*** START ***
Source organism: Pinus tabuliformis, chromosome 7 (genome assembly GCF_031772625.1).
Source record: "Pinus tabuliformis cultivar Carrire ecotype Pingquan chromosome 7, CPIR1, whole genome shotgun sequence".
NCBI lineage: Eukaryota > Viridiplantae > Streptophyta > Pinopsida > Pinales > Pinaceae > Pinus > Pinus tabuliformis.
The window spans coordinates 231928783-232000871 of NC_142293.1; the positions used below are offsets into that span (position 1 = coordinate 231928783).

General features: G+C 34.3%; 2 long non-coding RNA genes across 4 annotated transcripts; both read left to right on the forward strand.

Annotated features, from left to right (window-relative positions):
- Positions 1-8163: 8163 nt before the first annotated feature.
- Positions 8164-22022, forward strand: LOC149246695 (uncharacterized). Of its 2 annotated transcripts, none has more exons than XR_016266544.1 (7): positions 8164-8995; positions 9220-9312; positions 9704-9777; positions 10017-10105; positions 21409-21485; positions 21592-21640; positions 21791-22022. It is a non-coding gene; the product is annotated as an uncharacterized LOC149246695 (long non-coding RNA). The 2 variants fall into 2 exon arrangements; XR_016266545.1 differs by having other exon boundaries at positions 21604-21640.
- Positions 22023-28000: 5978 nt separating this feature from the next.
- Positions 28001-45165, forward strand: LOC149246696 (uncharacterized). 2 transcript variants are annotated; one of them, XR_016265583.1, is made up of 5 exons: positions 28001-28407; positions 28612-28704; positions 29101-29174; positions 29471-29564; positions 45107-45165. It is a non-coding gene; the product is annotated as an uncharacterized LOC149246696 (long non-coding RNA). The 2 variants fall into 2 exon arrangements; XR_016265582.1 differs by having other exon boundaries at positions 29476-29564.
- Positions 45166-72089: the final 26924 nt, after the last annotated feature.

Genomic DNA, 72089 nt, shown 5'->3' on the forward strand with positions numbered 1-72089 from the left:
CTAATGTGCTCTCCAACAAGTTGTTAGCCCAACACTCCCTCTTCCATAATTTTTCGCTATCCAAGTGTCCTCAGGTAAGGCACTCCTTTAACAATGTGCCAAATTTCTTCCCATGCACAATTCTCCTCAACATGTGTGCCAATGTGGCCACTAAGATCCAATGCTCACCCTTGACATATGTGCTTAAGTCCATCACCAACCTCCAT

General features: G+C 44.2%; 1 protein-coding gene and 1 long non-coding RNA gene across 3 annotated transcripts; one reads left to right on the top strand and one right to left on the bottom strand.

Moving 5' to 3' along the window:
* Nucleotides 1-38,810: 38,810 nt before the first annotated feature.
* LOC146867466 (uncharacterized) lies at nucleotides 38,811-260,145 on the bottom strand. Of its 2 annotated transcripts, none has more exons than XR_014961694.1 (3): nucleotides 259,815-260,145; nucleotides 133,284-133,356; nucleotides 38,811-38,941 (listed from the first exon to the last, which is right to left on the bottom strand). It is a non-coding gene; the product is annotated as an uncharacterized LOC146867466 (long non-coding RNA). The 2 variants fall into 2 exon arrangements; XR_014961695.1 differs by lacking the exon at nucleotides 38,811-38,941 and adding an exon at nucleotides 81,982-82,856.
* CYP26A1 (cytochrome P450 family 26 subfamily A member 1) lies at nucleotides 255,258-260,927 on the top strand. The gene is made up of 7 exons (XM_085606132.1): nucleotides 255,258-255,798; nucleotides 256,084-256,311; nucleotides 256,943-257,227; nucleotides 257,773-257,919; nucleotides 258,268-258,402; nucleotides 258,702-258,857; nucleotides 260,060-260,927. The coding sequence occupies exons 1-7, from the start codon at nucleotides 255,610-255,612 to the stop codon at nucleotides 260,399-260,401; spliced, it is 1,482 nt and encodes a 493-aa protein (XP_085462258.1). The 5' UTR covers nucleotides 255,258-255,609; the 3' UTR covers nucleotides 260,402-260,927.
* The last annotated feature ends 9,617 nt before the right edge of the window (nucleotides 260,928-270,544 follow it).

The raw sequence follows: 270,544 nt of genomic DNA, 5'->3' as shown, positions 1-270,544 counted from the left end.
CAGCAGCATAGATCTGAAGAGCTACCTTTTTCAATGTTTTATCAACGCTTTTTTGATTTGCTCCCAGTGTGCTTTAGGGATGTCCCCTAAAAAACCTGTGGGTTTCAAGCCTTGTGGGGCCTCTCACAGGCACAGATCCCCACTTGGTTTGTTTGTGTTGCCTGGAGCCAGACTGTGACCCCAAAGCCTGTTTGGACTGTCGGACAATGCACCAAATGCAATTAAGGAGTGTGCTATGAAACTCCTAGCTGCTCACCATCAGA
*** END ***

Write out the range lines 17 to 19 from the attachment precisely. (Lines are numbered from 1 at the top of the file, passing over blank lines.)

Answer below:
* LOC146867466 (uncharacterized) lies at nucleotides 38,811-260,145 on the bottom strand. Of its 2 annotated transcripts, none has more exons than XR_014961694.1 (3): nucleotides 259,815-260,145; nucleotides 133,284-133,356; nucleotides 38,811-38,941 (listed from the first exon to the last, which is right to left on the bottom strand). It is a non-coding gene; the product is annotated as an uncharacterized LOC146867466 (long non-coding RNA). The 2 variants fall into 2 exon arrangements; XR_014961695.1 differs by lacking the exon at nucleotides 38,811-38,941 and adding an exon at nucleotides 81,982-82,856.
* CYP26A1 (cytochrome P450 family 26 subfamily A member 1) lies at nucleotides 255,258-260,927 on the top strand. The gene is made up of 7 exons (XM_085606132.1): nucleotides 255,258-255,798; nucleotides 256,084-256,311; nucleotides 256,943-257,227; nucleotides 257,773-257,919; nucleotides 258,268-258,402; nucleotides 258,702-258,857; nucleotides 260,060-260,927. The coding sequence occupies exons 1-7, from the start codon at nucleotides 255,610-255,612 to the stop codon at nucleotides 260,399-260,401; spliced, it is 1,482 nt and encodes a 493-aa protein (XP_085462258.1). The 5' UTR covers nucleotides 255,258-255,609; the 3' UTR covers nucleotides 260,402-260,927.
* The last annotated feature ends 9,617 nt before the right edge of the window (nucleotides 260,928-270,544 follow it).